Image copyright NZ Herald Image caption Campaigners say new standards could mean more faecal matter in water deemed fit for swimming A campaign group in New Zealand has turned to the infamous staple of social media conversations – the poo emoji – to make its point to the government about its handling of the environment.
Protesters from the Action Station group launched 50 inflatable poo emojis onto Lake Ohakuri on the Waikato River near to where the ruling National Party was holding a conference, to highlight new standards which it says would mean more contaminants in freshwater, the New Zealand Herald reports.
The group claims that the proposed new standards would not improve water quality, and would instead result in “more poo and wee in the water” – hence the emoji-based protest. “We decided to have some fun with the emojis to illustrate our point, but this is not a light hearted issue,” campaigner Laura O’Connell-Rapira told the paper.
The proposed new standards, announced in February, are part of what environment minister Nick Smith says is an ambitious plan to make 90% of New Zealand’s rivers swimmable by 2040, the Stuff.co.nz website says.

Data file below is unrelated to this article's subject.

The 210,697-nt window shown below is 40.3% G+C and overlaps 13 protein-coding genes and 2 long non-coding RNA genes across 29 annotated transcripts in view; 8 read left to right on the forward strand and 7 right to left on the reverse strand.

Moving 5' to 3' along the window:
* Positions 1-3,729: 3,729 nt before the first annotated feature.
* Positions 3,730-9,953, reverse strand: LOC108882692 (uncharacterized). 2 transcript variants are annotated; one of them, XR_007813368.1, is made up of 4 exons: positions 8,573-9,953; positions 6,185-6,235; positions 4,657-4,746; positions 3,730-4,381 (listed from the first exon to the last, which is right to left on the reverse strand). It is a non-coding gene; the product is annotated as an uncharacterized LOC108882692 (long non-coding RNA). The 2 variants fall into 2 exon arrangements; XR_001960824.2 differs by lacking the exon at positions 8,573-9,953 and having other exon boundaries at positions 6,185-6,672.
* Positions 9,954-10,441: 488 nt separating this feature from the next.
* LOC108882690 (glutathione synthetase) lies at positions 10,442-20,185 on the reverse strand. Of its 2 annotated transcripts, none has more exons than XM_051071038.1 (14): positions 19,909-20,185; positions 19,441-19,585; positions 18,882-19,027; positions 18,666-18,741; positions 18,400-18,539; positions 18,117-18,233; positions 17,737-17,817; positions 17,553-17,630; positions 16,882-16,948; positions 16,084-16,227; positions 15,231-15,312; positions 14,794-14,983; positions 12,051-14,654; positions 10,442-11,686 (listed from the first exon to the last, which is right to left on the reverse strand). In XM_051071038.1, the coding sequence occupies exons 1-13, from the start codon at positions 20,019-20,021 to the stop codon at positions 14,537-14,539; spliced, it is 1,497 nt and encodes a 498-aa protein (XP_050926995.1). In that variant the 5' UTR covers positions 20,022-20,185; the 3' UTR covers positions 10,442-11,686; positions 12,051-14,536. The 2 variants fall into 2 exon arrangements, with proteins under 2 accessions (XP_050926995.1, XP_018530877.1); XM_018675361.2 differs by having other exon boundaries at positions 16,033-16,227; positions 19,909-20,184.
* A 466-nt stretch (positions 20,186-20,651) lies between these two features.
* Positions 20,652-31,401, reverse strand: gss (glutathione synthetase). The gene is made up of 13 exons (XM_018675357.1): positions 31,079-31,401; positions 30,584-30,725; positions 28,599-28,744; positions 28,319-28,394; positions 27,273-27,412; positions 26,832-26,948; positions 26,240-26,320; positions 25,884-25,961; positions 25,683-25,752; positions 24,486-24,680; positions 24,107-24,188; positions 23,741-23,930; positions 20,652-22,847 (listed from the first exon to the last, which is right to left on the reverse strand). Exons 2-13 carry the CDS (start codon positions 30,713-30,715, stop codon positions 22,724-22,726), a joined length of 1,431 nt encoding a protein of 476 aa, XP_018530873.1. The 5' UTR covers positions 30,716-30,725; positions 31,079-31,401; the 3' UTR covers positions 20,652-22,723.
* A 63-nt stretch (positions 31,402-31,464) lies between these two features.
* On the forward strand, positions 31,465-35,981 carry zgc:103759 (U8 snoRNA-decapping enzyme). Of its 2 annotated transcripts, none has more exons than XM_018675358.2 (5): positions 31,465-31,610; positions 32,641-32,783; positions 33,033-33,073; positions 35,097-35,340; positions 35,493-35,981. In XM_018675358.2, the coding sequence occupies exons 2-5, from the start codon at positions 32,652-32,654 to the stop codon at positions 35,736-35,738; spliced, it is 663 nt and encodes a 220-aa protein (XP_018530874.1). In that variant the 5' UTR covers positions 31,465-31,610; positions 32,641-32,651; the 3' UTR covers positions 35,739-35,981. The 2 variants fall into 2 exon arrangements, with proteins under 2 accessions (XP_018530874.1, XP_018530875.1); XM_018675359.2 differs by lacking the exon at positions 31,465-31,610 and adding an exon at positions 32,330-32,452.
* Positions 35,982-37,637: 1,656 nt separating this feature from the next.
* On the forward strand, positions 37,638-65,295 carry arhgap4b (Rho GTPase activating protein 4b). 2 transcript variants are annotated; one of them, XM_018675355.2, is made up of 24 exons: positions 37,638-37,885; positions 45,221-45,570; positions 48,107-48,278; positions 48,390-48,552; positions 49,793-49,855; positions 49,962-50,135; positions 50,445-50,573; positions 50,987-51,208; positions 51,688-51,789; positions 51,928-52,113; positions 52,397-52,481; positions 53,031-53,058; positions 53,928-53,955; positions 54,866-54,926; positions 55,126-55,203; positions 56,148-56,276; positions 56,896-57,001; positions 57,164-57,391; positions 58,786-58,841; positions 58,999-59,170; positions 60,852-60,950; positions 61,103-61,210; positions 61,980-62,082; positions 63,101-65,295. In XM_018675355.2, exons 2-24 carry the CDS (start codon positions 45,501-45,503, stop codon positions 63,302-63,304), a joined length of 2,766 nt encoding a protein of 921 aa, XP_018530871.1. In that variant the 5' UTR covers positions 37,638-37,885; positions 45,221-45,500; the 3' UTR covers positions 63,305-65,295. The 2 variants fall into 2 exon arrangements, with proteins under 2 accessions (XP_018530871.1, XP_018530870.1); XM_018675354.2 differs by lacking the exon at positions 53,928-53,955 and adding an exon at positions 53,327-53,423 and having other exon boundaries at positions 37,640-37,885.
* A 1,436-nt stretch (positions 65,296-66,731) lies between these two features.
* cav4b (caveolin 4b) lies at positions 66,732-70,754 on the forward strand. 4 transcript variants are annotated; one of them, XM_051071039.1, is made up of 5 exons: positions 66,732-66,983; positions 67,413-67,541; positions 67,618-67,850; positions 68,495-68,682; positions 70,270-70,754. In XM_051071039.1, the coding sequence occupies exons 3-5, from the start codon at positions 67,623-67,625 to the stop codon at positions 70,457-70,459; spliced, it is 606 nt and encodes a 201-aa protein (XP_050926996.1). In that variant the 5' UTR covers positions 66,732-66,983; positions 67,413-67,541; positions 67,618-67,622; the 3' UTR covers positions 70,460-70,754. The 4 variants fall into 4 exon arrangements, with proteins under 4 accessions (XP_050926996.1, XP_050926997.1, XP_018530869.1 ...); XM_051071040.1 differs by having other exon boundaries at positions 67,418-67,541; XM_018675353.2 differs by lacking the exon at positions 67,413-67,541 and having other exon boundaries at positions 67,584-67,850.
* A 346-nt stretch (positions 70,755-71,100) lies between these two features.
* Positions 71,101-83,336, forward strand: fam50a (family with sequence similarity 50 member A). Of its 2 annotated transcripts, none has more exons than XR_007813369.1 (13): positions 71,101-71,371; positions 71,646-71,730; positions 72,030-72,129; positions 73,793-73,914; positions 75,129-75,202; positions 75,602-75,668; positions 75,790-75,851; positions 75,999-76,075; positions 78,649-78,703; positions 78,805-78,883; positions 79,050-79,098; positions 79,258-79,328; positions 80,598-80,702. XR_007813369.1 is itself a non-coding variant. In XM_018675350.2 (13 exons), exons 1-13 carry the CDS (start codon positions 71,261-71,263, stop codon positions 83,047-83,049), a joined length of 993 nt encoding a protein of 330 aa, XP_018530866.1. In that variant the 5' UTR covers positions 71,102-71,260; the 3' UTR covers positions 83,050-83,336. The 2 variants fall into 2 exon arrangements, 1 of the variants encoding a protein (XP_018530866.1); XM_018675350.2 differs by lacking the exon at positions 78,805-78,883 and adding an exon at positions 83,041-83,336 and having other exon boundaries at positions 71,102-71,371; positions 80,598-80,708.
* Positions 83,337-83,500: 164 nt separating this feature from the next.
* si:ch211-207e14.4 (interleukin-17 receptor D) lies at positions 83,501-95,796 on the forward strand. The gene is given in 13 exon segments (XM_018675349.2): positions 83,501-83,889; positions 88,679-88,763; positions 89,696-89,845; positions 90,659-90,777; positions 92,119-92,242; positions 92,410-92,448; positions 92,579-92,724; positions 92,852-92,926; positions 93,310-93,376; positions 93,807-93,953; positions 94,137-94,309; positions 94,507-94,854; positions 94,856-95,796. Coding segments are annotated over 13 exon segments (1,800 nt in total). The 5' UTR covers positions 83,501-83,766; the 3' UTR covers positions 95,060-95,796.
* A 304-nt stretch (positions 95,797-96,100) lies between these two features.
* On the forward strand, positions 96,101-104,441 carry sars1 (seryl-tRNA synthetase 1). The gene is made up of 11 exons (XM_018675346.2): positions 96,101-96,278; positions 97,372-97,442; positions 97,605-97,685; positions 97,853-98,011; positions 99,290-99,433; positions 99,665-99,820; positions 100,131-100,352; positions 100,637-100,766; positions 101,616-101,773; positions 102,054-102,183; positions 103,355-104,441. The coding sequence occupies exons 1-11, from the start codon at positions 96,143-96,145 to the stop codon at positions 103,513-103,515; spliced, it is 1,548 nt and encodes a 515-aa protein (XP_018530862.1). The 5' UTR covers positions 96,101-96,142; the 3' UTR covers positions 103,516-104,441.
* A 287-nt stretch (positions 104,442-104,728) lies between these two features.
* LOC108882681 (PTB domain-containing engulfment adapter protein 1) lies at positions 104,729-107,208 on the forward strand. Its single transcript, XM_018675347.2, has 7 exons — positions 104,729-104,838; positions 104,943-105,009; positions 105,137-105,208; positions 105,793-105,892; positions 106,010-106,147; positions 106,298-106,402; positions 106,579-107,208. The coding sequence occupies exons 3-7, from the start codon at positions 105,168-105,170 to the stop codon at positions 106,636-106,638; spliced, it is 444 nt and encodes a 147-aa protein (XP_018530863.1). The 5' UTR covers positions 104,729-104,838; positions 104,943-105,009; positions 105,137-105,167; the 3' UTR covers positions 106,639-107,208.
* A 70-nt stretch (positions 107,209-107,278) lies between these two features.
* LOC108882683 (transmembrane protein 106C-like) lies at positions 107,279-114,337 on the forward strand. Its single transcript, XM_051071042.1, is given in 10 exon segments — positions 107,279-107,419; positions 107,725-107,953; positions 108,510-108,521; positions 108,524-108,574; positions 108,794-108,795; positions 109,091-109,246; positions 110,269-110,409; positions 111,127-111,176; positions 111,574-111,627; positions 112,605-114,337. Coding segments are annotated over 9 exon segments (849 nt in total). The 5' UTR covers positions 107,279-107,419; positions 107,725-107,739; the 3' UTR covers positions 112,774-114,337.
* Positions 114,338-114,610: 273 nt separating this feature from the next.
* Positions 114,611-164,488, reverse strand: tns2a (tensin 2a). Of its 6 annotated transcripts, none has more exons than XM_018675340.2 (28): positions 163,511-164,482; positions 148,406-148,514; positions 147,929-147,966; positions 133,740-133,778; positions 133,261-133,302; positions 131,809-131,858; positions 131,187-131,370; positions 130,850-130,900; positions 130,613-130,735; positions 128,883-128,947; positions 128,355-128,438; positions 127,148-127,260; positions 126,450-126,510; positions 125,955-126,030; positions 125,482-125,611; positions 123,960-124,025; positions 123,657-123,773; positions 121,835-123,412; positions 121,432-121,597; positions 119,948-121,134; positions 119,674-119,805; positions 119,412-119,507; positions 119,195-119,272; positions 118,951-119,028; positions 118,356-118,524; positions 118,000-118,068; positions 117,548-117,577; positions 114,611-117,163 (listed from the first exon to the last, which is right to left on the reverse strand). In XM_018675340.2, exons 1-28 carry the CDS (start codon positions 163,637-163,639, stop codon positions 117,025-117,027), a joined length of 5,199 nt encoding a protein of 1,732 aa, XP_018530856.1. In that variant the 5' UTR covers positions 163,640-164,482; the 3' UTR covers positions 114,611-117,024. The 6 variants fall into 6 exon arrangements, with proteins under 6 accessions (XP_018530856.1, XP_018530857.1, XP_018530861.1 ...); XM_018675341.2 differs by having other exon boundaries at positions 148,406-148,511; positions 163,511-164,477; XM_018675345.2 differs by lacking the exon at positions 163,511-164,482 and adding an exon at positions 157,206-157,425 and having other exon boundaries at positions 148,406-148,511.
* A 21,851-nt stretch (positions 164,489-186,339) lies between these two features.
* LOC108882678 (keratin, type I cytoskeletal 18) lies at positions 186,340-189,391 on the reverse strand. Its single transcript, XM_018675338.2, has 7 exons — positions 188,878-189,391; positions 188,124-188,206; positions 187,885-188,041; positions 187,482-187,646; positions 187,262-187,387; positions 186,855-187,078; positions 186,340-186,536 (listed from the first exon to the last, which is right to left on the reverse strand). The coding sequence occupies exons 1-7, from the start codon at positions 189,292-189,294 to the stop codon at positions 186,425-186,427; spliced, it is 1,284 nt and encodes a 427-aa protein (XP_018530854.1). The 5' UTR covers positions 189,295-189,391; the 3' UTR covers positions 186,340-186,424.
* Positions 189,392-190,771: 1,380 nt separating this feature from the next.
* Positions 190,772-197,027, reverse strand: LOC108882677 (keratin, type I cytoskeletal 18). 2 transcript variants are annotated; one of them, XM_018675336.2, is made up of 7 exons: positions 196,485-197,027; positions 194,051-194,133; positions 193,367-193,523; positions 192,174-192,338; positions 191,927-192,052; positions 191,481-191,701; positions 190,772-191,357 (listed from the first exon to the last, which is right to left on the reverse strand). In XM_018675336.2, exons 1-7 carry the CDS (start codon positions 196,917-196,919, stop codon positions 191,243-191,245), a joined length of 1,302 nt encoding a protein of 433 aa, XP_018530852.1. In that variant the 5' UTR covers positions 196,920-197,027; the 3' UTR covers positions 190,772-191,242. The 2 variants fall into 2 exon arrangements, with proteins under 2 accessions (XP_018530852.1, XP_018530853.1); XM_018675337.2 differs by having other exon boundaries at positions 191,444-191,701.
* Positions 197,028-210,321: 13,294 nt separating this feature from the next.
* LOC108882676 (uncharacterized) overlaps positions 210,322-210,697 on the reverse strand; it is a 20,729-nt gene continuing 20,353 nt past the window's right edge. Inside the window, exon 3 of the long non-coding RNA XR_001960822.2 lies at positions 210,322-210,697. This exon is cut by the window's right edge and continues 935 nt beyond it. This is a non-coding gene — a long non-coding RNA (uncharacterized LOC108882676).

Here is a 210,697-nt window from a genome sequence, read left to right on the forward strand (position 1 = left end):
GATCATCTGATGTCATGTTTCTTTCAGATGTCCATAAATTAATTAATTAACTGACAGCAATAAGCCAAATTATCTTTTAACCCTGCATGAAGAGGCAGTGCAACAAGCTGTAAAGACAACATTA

However, environmentalists say the government has “shifted the goalposts” by basing water cleanliness on the amount of E.coli contamination, meaning that a “clean” river could still contain dangerous quantities of faecal matter containing other harmful bacteria.
It’s not the first time that the New Zealand water standards policy has made the news. In March, one campaigner publicly challenged environment minister Nick Smith to a boxing match next to a polluted water hole which is now classed as suitable for swimming under the new measures. The loser had to “frolic in the water hole for no less than five minutes”, the challenge, published in a newspaper advert, said.
The Action Station campaigners are now selling their inflatables, but say they’ll be back with another similar stunt in Wellington Harbour.
Image copyright NZ Herald Image caption Environmental campaigners hope government officials will take note of their concerns
Reporting by Alistair Coleman
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